The second principle is the edification of the saints. Looking at Romans 14 again we are told to, “pursue the things which make for peace and the things by which one may edify another” (NKJV). By limiting the calendar to five historical feast days all focused on the salvific work of Christ on our behalf, the Reformers promoted that which is good to be meditated upon and celebrated yearly: the glories of our Lord’s incarnation (Christmas), death (Good Friday), resurrection (Easter), ascension into heaven (Ascension), and sending of the Holy Spirit (Pentecost). Removed were the many days that were simply unbiblical (veneration of Mary) or those that often promoted superstition and idolatry (feast days for saints). With this principle in mind, Bucer commented in his review of the 1549 Book of Common Prayer, “Since therefore we are free from the observation of days and seasons, more festivals ought not to be instituted than we may hope will be truly sanctified to the Lord.”[16]

Here we can give credit to Calvin for the underlining reason for his disagreement, for he was operating with the same end in mind—the good of the Church. As Bucer wrote in his lectures on Ephesians, “Unity is not necessary in anything not set forth in the word, here a degree of liberty obtains. So in the matter of man-made rites, different arrangements can be made in different quarters the better suited to edification.”[17] The ministers and elders in Geneva did acknowledge that other ministers may determine the calendar to be helpful when they stated, “in regard to the observance of the day of Christmas, things that are indifferent should not be formalized, and we do not condemn [other reformed cities] that observe such a day, provided that they do so without superstition.”[18] But they simply felt that for the church in Geneva it was necessary “to remove this festival because it was apparent that the people treated it in a superstitious manner.”[19] Therefore, as we promote the celebration of the five evangelical feast days, we must keep in mind the liberty of other Christians to differ with our practice.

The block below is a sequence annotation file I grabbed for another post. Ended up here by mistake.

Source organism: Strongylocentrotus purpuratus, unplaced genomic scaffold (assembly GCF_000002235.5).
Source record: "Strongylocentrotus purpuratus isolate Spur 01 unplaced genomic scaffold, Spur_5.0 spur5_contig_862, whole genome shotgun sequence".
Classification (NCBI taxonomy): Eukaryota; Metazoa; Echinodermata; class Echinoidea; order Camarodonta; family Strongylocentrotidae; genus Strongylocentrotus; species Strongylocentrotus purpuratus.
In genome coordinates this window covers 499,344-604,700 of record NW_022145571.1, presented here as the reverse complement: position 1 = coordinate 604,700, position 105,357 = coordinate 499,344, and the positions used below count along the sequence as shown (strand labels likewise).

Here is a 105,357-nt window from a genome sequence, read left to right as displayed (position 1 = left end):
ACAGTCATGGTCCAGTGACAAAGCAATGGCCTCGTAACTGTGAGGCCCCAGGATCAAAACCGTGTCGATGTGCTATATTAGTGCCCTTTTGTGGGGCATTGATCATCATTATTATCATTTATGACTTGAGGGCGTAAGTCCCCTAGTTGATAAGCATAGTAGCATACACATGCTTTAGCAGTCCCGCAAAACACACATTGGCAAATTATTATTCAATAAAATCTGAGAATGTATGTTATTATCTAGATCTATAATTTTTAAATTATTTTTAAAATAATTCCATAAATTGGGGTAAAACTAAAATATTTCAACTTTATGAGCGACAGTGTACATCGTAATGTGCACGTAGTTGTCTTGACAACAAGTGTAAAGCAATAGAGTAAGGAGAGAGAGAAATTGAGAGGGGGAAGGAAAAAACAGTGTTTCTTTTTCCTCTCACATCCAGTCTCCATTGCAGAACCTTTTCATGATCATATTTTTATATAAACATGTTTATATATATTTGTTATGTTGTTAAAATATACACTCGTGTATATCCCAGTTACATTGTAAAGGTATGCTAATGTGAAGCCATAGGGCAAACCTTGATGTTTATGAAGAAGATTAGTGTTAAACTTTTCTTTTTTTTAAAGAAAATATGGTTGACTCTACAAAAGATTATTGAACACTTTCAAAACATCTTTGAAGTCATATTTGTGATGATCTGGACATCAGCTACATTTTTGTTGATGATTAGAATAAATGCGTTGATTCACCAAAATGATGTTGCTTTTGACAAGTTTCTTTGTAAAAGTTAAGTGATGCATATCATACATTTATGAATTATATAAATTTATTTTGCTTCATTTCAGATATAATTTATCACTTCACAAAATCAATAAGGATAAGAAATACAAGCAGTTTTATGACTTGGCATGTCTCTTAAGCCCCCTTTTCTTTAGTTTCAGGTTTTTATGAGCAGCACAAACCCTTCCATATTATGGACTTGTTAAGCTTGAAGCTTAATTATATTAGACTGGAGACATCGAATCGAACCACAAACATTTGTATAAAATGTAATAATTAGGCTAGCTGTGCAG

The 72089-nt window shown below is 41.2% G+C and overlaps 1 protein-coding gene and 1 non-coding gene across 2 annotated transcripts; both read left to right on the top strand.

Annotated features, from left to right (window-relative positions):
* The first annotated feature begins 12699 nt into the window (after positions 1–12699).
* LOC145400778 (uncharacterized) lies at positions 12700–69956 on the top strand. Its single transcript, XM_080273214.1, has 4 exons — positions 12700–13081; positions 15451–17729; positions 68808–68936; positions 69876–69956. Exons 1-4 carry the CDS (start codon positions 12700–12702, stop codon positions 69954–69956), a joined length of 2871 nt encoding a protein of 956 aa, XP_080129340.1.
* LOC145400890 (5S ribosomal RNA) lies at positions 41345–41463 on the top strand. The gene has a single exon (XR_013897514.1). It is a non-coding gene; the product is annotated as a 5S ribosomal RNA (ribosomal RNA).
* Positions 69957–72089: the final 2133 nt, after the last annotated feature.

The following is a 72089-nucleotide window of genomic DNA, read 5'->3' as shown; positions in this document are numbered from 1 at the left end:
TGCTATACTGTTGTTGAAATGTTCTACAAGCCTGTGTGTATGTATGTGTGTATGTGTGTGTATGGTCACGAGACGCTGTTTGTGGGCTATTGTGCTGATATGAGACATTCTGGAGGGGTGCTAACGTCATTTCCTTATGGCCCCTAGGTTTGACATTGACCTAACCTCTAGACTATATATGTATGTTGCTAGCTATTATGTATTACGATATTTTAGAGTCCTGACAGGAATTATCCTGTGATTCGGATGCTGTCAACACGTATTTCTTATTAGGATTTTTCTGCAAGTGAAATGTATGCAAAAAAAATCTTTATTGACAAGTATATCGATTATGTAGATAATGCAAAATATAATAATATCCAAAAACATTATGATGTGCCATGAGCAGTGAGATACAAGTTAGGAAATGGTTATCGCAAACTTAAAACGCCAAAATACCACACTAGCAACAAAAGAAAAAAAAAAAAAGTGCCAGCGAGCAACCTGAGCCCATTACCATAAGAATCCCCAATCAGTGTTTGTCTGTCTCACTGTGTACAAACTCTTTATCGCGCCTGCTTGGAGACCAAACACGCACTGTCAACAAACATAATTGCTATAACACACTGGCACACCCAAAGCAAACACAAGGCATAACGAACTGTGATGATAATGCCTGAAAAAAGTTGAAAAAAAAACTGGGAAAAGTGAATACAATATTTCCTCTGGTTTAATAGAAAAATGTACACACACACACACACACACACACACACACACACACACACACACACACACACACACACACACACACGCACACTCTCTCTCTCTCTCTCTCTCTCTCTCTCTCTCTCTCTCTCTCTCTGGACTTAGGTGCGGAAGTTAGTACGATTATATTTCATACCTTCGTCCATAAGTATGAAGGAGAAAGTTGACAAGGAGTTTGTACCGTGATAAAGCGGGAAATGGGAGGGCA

Conclusion: Keeping the Time

By God’s good design, we are time-bound creatures. We see this in our bodies, with the growth, change, and then ultimate decline, that comes with age. We have birth-days by the grace of God, which we celebrate annually, and we all have been appointed a day to die, in which our loved ones will mourn (Heb. 9:27). We also see this passing of time outside ourselves in creation, with the colorful change of seasons. We keep personal calendars, and as a society we maintain a shared civil calendar.

It is therefore fitting and right for the Church to “keep time” according to Christ—the One in whom “we live, and move, and have our being” (Acts 17:28), the One who all things were created through and for (Col. 1:16), and the One who faithfully continues to hold it all together (Col. 1:17). Let us maintain these feast days, following the example of the historic catholic Church, being continually reminded of the salvation secured for us by the incarnate Christ, the Savior of the world, and the Lord of time.


Works Cited

“Church Order of Dort.” Internet Sacred Text Archive. https://www.sacred-texts.com/chr/nethord.htm

Daniel Hyde. Not Holy But Helpful: A Case for the “Evangelical Feast Days” in the Reformed Tradition, Mid-America Journal of Theology, 26 (2015).

“Church Order of Dort.” Internet Sacred Text Archive. https://www.sacred-texts.com/chr/nethord.htm

Frank C. Senn. Introduction to Christian Liturgy, (Minneapolis, MN: Fortress Press).